First, you need to understand that Linux system have a single "file system," with physical devices (drives, USP, network, memory, processes) all in what Windows calls "folders." So, your question about "copying" really amounts to "How can I copy a file from one folder to another folder?" Sounds simple, eh? Well, it is actually that simple once you've located the folders and files.
The "permissions" problem is, mostly, an artifact of the Ubuntu policy of installing with the root (i.e., "Administrator" in Windows-speak) account disabled
so, if you need root privileges to run a command, you need to precede the command with a sudo
First, go to the System application menu item, and select the "Terminal" item. (What follows is best done from the command line.)
If you want to access some files on your NTSF drive, you need to make that drive's contents a "folder" in the Ubuntu file system. Assuming that you'd want to have your NTFS files "available" every time you boot Ubuntu, and that you'd also want to be able to write to your NTFS drive partitions from Ubuntu, the easiest thing to do is make entries in the /etc/fstab
file to tell Ubuntu the name of the partition's folder and how you want to access it. First, though, you'll need to do some housekeeping:
Enter the command sudo apt-get install ntfs-3g
to make sure that the driver needed to access your NTFS drives is installed.
When that finishes, type in ls -l /dev/disk/by-uuid
to see the UUID of the partitions on your drives. (You'll need the UUID for the next step. Here's a copy of the output of that command on my laptop, with the kind of line for which you should look highlighted in red:
$ ls -l /dev/disk/by-uuid/
lrwxrwxrwx 1 root root 10 2009-01-15 07:13 17841f9e-fa3a-4850-aa52-0e6d0ba242e3 ->../../sda5
lrwxrwxrwx 1 root root 10 2009-01-15 07:13 22b2553f-6199-4b82-b20c-6ad7c7b6688f ->../../sda6
lrwxrwxrwx 1 root root 10 2009-01-15 07:13 2C88743C8874071C -> ../../sda2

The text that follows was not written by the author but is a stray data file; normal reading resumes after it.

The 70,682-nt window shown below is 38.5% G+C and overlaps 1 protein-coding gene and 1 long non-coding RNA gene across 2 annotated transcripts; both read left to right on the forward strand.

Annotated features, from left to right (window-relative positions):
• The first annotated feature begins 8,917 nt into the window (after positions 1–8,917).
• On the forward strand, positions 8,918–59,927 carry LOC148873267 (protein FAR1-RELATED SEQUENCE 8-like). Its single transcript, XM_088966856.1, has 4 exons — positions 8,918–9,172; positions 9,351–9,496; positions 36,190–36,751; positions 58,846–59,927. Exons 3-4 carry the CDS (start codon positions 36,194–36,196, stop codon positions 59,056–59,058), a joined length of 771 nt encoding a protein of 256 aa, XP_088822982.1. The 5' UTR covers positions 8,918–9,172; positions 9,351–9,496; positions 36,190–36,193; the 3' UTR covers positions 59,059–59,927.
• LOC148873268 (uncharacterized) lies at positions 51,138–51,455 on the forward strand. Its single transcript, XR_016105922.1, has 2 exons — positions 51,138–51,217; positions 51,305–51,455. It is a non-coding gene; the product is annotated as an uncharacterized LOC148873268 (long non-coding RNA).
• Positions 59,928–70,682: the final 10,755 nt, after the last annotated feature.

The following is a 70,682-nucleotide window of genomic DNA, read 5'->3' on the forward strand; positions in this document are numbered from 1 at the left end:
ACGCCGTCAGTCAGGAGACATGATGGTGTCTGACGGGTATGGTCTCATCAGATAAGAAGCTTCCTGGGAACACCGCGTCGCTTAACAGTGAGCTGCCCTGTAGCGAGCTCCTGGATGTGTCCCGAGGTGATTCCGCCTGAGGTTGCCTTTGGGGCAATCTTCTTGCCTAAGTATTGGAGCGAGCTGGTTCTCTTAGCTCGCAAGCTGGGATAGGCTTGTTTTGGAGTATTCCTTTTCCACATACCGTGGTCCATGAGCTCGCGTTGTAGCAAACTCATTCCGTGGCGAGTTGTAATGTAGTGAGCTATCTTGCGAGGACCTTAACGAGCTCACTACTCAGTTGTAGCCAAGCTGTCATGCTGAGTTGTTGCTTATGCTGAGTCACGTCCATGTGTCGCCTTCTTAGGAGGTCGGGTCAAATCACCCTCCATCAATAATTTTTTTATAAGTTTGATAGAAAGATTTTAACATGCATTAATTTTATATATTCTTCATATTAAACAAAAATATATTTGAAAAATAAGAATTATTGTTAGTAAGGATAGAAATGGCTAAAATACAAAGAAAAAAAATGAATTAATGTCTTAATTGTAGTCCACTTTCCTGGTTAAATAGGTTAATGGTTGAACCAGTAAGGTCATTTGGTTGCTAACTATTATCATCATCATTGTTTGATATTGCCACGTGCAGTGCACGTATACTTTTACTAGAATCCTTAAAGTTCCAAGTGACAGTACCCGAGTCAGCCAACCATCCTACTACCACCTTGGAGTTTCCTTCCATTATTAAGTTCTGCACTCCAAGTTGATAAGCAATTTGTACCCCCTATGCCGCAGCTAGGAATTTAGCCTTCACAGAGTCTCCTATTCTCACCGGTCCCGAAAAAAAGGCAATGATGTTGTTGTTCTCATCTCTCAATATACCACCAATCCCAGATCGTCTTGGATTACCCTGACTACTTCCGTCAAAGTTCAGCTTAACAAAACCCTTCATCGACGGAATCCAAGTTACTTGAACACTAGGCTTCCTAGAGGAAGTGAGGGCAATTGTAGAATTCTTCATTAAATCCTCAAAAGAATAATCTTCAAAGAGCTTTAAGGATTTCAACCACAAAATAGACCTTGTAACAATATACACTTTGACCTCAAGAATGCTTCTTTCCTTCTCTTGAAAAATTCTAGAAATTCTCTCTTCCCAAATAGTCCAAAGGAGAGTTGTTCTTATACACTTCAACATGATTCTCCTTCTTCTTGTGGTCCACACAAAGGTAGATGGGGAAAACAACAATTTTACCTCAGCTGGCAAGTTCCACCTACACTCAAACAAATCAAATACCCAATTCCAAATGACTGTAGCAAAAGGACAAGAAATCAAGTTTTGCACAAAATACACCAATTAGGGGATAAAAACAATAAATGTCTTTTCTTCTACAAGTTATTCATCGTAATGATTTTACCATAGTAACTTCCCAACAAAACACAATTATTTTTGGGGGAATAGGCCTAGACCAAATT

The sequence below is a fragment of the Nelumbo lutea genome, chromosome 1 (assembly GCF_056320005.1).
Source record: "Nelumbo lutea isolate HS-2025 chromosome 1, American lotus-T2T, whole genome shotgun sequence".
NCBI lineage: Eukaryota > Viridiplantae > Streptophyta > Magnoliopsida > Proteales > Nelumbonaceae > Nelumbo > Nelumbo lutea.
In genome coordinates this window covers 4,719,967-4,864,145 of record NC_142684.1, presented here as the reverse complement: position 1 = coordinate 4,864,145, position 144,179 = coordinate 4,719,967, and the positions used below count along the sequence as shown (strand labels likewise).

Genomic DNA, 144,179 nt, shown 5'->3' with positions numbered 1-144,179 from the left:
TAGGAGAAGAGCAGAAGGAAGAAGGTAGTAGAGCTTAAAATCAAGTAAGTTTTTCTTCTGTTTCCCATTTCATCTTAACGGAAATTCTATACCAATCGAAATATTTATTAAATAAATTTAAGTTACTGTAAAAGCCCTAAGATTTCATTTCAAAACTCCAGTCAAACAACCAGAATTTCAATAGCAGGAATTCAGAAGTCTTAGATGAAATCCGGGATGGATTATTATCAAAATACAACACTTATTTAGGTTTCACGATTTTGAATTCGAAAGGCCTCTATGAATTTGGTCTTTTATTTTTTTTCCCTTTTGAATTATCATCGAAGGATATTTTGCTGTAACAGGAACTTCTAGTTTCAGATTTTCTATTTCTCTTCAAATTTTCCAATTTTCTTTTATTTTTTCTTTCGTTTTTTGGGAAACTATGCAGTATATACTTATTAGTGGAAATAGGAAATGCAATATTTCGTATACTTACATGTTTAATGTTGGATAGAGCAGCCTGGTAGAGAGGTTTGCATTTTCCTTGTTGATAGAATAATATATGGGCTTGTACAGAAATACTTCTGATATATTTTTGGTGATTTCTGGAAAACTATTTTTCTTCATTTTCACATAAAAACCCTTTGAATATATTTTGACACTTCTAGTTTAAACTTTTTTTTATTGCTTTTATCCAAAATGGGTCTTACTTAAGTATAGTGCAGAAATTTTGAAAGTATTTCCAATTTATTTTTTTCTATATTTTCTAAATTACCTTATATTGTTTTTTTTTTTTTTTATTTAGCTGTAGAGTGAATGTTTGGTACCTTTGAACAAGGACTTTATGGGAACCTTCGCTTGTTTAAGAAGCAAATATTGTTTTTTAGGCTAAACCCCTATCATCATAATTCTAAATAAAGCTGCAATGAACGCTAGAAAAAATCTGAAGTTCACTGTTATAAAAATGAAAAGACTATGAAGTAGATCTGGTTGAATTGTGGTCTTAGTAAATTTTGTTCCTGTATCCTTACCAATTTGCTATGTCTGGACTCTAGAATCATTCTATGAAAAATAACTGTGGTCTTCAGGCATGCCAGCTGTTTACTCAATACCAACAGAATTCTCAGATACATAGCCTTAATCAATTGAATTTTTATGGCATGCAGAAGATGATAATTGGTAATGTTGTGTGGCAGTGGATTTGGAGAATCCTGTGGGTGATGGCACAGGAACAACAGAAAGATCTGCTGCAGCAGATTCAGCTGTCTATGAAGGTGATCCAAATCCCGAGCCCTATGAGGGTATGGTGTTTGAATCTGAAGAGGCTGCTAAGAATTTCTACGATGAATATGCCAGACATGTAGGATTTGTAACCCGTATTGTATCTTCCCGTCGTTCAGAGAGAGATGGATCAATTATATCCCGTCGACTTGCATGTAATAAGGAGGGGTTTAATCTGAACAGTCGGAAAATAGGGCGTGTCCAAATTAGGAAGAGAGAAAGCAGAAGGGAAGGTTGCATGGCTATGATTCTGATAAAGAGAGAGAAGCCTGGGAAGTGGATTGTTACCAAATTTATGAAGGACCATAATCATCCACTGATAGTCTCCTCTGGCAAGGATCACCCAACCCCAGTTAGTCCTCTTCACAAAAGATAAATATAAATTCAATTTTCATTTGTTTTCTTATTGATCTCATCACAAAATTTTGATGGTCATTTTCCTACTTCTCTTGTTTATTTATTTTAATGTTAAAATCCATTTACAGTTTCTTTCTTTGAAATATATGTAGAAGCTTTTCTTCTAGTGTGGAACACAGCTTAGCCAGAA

lrwxrwxrwx 1 root root 10 2009-01-15 07:13 342D7D7923AC4107 -> ../../sda1
lrwxrwxrwx 1 root root 10 2009-01-15 07:13 92ff1a1e-9e16-4828-953e-fbdfde536452 ->../../sdb1
is your first hard drive, and sdb
your second drive.) The UUIDs of NTFS partitions are (again, usually) shorter than Linux UUIDs. Note that the number after the sd[ab] is the partition number, which should also be a clue about which UUID is which.
Once you've identified the partition(s) you want to attach to you file system, you need to create a place where they can be attached. Conventionally, those "places" are created as "sub-folders" of the /mnt
folder, although you can, in fact, put the attachment place almost anywhere you want to put it.
For now, let's assume you want to be conventional, and make a place in the /mnt
directory for the partition to go.
Enter the command sudo mkdir /mnt/xp
(The "xp" is just a suggestion. You can, of course, use anything you want to use.)
Now you need to modify the /etc/fstab
file to tell Ubuntu how to attach the XP partition.
Enter the command sudo gedit /etc/fstab &
to open the file in the editor. (The "&" at the end of the command tells Linux to not wait for the editor to finish before it processes the next command from the terminal.) Go to the bottom of the fstab
file and enter a line like this, where the part you need to change is, again, highlighted in red. (Note that you can select the UUID from the output in the terminal window, copy it to the clipboard, and paste it into the file.)
UUID=342D7D7923AC4107 /mnt/xp ntfs-3g rw,defaults 0 0
Save the changed file but don't yet close the editor. It's prudent to check that things work before burning the bridge we crossed, eh?
Click in the terminal window and enter the command sudo mount /mnt/xp
If that works, OK, if not you should get an error message telling you what's wrong, and you can go back to the editor and fix the problem. (That's why I suggested you leave it open.)
If the mount
worked, verify that the NTFS file system is readable by listing its "top" level contents with a ls /mnt/xp
command (without the "sudo" prefix to verify that you can read the XP C:
drive without "root" privileges. You could also try a cp /mnt/xp/<some file name> /tmp
to check that you can do the copy you asked about.
If all that works, you're done so you can close the gedit
and terminal windows.
Note that there's really no reason to copy the files from the XP drive to the Ubuntu drive since, with the setup I described, you can use both drive from Ubuntu. If you're interested, there are XP (and Vista) drivers available (for free) that will let you access your Ubuntu drives from XP. They just attach the Ubuntu file system with a Windows "drive letter." Of course, only the actual files in the file system will be available from Windows since the "non-file" entries need the Ubuntu kernel running to exist.